‘Fan,’ starring Shahrukh Khan, got a lot of hype before its release. However, its weak screenplay made it less appealing. Despite the film’s box office failure, the movie’s dedicated VFX team did incredible work on the screen, making ‘Fan’ one of the best CGI movies in India.
Bhaag Milkha Bhaag
This film, based on the life of the Flying Sikh, Milkha Singh, owes a lot to its special effects artists. Over 150 shots of VFX covering the Commonwealth Games and events in Tokyo and Rome were delivered by a team of over fifty artists. The team created a black and white CGI of crowds in the stadium and Milkha Singh receiving the award. Tata Elxsi’s Visual Computing Labs were at the helm of this project.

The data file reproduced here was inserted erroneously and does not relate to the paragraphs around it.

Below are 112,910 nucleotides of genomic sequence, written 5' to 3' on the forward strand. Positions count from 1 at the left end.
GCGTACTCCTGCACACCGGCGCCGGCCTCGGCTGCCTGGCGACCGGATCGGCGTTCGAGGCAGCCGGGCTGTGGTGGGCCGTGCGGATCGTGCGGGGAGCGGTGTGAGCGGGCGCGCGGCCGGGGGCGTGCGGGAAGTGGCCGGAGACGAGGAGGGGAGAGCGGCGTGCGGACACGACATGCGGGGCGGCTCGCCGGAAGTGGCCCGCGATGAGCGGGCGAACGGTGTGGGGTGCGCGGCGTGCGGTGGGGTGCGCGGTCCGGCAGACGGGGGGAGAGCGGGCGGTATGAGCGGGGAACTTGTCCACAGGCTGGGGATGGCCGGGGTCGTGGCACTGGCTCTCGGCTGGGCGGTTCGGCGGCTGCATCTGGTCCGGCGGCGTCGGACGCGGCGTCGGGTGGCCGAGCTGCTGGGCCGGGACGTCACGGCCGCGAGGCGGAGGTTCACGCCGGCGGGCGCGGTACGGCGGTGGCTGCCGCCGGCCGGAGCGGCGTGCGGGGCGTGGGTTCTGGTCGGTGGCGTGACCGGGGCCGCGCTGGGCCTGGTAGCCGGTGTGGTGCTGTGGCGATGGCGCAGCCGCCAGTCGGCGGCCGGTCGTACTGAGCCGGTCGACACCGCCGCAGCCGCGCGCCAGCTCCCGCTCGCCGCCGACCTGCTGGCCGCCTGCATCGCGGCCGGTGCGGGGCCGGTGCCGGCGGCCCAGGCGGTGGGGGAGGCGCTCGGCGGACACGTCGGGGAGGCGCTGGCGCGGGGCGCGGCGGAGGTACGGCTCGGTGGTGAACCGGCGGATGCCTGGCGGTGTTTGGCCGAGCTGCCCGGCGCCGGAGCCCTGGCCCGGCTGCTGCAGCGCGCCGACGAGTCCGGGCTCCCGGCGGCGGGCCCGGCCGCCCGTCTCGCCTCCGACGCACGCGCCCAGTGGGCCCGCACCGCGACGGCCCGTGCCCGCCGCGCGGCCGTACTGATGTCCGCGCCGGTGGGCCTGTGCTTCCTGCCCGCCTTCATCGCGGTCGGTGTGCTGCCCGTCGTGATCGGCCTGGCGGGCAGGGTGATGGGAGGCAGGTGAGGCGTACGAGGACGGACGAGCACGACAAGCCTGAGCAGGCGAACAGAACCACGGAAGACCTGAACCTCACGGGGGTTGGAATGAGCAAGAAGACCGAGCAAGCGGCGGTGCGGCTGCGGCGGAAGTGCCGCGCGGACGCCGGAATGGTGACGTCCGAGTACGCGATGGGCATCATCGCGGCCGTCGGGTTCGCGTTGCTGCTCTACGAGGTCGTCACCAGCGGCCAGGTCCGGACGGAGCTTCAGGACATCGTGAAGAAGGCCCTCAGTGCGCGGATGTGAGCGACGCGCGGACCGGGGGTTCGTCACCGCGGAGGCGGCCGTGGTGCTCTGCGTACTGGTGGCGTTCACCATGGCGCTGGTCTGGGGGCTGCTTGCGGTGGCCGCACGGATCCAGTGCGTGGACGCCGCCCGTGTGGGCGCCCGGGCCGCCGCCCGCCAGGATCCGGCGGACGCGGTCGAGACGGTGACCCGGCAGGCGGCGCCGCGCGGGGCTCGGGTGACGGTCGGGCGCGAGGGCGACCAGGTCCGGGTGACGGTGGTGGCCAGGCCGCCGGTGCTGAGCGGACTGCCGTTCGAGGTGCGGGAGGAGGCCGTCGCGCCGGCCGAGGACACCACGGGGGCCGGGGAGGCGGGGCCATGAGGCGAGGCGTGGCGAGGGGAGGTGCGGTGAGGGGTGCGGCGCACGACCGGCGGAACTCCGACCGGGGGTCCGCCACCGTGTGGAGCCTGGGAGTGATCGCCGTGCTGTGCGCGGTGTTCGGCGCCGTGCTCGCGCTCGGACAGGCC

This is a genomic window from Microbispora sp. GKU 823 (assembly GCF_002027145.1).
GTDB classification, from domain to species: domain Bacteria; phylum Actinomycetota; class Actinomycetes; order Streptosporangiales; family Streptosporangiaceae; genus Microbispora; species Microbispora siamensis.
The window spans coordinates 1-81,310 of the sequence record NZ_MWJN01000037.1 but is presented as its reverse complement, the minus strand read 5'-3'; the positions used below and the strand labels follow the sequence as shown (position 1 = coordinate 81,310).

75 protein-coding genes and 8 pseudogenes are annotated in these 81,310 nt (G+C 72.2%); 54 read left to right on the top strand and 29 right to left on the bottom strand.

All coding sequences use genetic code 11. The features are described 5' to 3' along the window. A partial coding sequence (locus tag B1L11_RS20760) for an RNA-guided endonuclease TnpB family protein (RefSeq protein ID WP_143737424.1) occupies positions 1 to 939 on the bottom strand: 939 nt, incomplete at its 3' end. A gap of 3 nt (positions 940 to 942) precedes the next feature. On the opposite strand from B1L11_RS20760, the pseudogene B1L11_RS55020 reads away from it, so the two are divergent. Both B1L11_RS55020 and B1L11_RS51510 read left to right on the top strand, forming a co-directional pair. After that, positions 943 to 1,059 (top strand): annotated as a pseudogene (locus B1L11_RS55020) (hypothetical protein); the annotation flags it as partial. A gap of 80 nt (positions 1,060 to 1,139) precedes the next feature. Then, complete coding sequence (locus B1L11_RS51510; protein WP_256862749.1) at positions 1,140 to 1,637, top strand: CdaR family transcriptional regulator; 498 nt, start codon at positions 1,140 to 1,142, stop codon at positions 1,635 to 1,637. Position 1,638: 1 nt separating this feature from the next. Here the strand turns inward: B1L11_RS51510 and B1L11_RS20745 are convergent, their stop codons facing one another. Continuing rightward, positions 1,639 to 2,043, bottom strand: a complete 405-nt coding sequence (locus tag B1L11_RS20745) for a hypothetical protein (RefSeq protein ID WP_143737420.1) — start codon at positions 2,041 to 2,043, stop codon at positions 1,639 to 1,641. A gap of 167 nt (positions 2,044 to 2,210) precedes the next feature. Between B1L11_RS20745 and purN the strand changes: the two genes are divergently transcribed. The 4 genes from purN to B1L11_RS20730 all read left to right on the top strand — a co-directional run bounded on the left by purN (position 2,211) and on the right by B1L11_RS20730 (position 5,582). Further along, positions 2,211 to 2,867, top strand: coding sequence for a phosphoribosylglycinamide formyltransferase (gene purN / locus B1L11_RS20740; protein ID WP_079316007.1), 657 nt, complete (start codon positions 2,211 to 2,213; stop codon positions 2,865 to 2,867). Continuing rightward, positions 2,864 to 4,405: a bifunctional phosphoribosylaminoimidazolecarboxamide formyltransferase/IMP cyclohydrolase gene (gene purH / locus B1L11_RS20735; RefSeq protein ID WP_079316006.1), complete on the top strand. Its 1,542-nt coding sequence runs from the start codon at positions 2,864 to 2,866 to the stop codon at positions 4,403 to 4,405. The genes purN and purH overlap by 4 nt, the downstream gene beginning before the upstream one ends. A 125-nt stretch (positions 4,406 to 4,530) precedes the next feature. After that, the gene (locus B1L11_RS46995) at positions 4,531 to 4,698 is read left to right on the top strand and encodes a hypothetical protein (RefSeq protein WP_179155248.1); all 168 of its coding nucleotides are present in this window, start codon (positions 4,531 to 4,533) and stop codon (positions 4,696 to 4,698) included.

So this was our guide to VFX in Indian cinema. It is evident after films like Brahmastra that India has plenty of VFX houses to give any international studio a run for its money. In fact, a lot of international VFX studios are opening their branches now in major Indian cities. Time will tell whether, in the near future, Bollywood can make movies with VFX stunning enough to outperform the visual effects in the movies of Hollywood.